If you don't know what this is, you've never lived or been visiting long enough in Los Angeles or you don't know anything about the grand ocean liners of the North Atlantic. The RMS Queen Mary is one of the world's most famous ocean liners. Built for the Cunard-White Star Line by John Brown & Co. in Clydebank, Scotland in 1932-1934. She had her maiden voyage in May 1936. She was the first ship built for either the Cunard (Traditionally, their ships ended in "-ia") or the White Star (Their's ended in "-ic") Line that did not carry the traditional endings. She was built as part of a 2 ship service across the Atlantic between New York City, and Southampton and is noted for her foredeck...a tribute to past liners.
The Queen Mary was the pride of the British merchant marine and during the few years before the war broke out, held a friendly rivalry for the Blue Riband between the French Line's Normandie. Her interiors were done with great care, and in the dining room, there is a beautifully drawn map and when she was in service, one could watch the Queen Mary's progress across the North Atlantic as a bright glass piece as well as that of the Queen Elizabeth.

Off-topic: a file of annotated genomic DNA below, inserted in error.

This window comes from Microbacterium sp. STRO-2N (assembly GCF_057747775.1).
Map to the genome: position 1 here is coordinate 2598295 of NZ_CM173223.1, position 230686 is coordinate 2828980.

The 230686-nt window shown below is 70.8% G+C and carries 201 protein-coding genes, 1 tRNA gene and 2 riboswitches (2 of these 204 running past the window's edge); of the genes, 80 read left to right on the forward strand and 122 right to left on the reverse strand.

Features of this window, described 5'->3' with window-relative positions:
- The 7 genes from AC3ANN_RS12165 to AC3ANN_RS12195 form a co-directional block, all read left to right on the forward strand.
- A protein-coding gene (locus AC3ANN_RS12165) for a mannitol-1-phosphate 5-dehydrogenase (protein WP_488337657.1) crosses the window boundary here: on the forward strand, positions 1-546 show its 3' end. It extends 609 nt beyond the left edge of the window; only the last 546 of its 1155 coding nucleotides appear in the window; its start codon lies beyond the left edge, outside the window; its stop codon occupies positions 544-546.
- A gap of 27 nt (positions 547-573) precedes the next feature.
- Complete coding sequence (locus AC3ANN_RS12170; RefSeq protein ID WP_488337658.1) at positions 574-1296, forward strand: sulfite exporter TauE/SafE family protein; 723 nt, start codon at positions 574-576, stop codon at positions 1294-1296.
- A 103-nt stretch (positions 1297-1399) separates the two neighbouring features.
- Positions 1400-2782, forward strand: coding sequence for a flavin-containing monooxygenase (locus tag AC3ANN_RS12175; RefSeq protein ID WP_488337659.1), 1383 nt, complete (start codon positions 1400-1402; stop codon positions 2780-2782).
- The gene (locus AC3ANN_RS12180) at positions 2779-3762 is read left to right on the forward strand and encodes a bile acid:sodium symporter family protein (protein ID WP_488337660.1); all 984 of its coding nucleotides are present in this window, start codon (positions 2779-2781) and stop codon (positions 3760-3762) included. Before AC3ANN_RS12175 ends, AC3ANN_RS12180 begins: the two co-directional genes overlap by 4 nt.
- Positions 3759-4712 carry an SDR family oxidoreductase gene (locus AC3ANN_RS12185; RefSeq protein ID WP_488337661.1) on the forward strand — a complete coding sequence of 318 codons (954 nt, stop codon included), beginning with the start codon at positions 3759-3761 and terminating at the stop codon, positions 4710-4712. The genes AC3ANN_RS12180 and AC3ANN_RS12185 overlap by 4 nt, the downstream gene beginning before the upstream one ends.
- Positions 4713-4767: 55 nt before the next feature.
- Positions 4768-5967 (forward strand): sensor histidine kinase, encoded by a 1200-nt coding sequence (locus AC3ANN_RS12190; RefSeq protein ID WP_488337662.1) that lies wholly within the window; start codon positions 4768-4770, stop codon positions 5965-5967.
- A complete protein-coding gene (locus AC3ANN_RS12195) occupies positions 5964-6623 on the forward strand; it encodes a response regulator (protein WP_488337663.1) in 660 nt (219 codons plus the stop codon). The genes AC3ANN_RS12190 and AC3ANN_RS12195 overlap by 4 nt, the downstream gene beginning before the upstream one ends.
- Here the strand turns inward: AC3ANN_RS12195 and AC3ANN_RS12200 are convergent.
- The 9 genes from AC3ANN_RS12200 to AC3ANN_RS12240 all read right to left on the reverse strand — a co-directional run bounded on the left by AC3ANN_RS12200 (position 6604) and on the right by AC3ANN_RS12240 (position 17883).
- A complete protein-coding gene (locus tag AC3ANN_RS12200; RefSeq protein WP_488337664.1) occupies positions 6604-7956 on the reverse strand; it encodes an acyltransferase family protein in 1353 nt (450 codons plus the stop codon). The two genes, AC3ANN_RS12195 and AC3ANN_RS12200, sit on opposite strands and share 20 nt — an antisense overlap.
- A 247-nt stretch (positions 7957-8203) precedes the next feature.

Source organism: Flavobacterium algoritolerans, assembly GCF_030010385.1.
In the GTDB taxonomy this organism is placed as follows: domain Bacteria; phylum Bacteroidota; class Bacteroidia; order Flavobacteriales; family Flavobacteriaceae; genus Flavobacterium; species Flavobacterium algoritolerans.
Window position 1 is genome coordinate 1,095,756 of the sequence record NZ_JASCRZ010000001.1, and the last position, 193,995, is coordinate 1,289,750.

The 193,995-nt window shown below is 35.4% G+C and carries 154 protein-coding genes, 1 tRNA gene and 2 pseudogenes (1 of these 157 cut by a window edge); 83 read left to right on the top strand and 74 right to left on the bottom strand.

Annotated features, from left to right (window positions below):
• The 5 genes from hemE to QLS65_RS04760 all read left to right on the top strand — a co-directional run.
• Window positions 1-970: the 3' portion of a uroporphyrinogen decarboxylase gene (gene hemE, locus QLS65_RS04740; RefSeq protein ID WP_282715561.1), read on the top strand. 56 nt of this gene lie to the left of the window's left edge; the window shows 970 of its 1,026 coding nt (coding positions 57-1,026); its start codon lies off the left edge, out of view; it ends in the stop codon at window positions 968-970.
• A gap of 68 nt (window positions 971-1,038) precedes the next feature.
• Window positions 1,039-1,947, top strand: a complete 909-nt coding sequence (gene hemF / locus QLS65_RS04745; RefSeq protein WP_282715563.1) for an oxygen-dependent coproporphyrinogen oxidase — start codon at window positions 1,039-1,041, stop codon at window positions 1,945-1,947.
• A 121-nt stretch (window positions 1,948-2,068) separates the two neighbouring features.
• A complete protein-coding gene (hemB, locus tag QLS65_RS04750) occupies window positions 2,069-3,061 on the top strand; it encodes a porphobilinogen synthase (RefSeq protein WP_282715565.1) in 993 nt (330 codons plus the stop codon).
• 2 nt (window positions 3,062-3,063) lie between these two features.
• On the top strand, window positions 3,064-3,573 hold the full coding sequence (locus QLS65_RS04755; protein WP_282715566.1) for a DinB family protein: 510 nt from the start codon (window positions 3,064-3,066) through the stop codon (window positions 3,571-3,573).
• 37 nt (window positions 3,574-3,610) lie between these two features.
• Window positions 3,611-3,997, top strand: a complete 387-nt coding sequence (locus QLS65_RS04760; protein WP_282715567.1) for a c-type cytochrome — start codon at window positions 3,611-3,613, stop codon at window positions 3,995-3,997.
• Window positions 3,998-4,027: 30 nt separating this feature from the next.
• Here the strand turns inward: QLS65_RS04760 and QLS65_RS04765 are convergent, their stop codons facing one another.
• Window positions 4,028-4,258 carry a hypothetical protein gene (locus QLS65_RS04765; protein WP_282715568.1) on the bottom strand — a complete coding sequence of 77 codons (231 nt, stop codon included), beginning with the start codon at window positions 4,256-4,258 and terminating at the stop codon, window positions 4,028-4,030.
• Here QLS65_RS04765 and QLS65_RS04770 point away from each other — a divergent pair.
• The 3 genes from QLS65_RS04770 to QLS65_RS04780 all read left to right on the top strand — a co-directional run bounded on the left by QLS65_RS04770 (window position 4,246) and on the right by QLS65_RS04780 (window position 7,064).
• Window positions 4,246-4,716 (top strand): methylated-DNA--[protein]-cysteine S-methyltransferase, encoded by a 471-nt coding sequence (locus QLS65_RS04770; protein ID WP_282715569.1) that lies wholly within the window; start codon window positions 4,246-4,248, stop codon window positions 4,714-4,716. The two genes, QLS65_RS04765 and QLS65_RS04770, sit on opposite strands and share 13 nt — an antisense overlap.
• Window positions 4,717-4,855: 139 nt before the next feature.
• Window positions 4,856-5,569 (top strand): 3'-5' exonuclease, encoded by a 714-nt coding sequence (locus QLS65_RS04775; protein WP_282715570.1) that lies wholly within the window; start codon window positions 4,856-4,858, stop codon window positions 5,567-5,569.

When World War II broke out, she sat idle for 2-3 years before being stripped bare and becoming a troopship for the United States Navy during that time, her sister ship the Queen Elizabeth made her secret maiden voyage across the Atlantic. Her nickname in the war was the "Grey Ghost" for she was painted in the drab gray, that warships are, but also because she was never every fired upon by any enemy vessel. However, there was once bizzare incident in which she accidentally sliced in half her own escort, the HMS Curacao. In September of 1946, she was decommissioned from war service.
In first decade or so of the post-war years where the best for the the sister ships. But as the 1960s saw the rise of faster more efficient planes, the useage of ships quickly fell. In September 1964, the Queen Mary made her last voyage...to Long Beach. Earlier she had been purchased by the oil rich city as a floating resort of sorts. So she remains to this day. Her sister ship was to have a similar fate on the east coast, but alas, it failed, and in the 1970s she was bought out by C.Y. Tung as a floating university, but on a party celebrating her near-renovation...a kitchen caught fire and she capsized. A tragic end for one of the world's last great ocean liners.